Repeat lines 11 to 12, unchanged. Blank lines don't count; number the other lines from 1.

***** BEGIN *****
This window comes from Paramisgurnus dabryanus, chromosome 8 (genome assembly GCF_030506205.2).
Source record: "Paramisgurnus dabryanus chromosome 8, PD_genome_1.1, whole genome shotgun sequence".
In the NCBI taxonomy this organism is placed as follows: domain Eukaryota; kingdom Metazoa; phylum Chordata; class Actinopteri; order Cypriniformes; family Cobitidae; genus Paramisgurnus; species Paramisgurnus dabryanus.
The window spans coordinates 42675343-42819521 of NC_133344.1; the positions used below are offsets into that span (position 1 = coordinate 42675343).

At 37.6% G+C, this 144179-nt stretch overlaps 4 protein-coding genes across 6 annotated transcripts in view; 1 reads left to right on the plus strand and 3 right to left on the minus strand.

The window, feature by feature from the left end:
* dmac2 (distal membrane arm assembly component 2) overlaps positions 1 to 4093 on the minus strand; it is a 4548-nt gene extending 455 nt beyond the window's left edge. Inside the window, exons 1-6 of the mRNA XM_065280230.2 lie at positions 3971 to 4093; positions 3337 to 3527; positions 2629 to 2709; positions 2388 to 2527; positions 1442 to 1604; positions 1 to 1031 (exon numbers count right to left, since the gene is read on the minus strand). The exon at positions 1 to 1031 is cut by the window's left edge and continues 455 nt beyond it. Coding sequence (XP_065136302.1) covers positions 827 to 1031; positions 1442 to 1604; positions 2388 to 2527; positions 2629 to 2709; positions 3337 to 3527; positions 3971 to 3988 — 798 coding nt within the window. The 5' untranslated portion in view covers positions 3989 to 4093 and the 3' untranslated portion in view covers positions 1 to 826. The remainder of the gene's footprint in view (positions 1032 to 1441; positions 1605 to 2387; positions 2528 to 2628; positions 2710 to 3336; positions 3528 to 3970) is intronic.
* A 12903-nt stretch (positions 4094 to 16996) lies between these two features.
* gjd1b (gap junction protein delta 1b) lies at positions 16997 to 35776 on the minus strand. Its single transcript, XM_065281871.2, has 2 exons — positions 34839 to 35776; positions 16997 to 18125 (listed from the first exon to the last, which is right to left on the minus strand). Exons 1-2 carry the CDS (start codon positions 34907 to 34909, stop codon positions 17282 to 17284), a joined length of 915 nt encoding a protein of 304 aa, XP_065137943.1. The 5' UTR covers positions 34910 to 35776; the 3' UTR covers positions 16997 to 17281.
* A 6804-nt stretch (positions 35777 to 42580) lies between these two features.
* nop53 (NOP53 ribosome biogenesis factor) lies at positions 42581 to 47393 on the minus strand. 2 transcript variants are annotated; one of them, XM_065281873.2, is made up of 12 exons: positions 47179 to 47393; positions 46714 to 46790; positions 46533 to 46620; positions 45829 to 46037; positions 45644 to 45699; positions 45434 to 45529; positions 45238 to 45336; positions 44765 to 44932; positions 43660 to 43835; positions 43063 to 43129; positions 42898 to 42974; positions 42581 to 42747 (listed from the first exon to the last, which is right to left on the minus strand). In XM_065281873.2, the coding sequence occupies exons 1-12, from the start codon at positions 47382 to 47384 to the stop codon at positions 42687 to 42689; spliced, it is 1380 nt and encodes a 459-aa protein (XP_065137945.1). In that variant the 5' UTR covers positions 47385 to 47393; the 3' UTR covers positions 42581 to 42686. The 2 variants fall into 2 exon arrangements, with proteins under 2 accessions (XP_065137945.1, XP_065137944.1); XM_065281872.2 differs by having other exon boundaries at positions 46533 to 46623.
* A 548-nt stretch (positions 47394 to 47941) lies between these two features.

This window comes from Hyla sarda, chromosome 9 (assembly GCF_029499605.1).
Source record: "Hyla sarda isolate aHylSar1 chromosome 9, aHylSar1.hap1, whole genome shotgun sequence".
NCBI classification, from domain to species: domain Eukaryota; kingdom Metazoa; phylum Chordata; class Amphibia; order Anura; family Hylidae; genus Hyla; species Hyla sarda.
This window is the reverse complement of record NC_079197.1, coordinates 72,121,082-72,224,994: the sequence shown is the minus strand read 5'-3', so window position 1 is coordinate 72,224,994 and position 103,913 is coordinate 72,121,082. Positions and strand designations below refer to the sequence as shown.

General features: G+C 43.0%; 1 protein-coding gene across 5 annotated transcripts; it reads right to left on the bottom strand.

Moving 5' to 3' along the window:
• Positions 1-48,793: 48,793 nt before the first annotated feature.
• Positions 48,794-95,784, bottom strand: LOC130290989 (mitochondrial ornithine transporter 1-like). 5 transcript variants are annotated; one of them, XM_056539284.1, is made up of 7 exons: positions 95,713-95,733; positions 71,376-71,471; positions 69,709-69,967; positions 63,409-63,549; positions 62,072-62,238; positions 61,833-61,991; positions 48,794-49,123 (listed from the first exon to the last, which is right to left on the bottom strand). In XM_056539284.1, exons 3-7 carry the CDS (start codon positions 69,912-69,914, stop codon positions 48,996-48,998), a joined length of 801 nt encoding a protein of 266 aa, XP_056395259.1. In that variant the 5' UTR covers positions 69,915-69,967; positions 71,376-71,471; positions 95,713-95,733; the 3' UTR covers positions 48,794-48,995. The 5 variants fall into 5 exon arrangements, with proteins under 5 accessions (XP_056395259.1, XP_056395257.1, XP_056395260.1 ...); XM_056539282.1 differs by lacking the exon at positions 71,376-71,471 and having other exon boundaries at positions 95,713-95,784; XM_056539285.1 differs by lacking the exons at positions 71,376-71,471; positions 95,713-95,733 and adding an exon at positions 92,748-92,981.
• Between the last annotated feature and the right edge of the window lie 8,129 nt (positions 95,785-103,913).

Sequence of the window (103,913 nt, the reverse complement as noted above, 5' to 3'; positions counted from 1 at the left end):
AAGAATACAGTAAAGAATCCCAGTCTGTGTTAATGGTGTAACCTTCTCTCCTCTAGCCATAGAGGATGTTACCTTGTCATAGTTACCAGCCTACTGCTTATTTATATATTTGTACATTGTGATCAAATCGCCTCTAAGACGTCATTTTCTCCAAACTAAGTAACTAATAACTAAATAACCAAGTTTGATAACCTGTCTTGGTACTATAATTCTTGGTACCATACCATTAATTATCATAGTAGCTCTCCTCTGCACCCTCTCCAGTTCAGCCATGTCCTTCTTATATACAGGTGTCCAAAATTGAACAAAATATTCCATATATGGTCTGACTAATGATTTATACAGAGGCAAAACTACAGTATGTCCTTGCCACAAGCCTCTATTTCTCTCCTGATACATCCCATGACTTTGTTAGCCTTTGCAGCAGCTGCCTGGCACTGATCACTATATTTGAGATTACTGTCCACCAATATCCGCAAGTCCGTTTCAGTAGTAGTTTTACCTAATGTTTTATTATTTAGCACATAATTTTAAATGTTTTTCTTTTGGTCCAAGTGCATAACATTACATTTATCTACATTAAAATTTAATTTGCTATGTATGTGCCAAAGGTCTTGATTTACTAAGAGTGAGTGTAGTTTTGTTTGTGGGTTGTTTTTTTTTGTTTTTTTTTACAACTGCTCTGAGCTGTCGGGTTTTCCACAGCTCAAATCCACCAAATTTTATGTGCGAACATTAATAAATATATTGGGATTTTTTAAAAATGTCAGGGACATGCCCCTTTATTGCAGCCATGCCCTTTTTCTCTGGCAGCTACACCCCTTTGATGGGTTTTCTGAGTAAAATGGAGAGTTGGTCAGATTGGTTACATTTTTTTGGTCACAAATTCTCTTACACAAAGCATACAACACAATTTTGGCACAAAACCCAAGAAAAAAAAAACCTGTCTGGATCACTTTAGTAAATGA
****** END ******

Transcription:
* nop53 (NOP53 ribosome biogenesis factor) lies at positions 42581 to 47393 on the minus strand. 2 transcript variants are annotated; one of them, XM_065281873.2, is made up of 12 exons: positions 47179 to 47393; positions 46714 to 46790; positions 46533 to 46620; positions 45829 to 46037; positions 45644 to 45699; positions 45434 to 45529; positions 45238 to 45336; positions 44765 to 44932; positions 43660 to 43835; positions 43063 to 43129; positions 42898 to 42974; positions 42581 to 42747 (listed from the first exon to the last, which is right to left on the minus strand). In XM_065281873.2, the coding sequence occupies exons 1-12, from the start codon at positions 47382 to 47384 to the stop codon at positions 42687 to 42689; spliced, it is 1380 nt and encodes a 459-aa protein (XP_065137945.1). In that variant the 5' UTR covers positions 47385 to 47393; the 3' UTR covers positions 42581 to 42686. The 2 variants fall into 2 exon arrangements, with proteins under 2 accessions (XP_065137945.1, XP_065137944.1); XM_065281872.2 differs by having other exon boundaries at positions 46533 to 46623.
* A 548-nt stretch (positions 47394 to 47941) lies between these two features.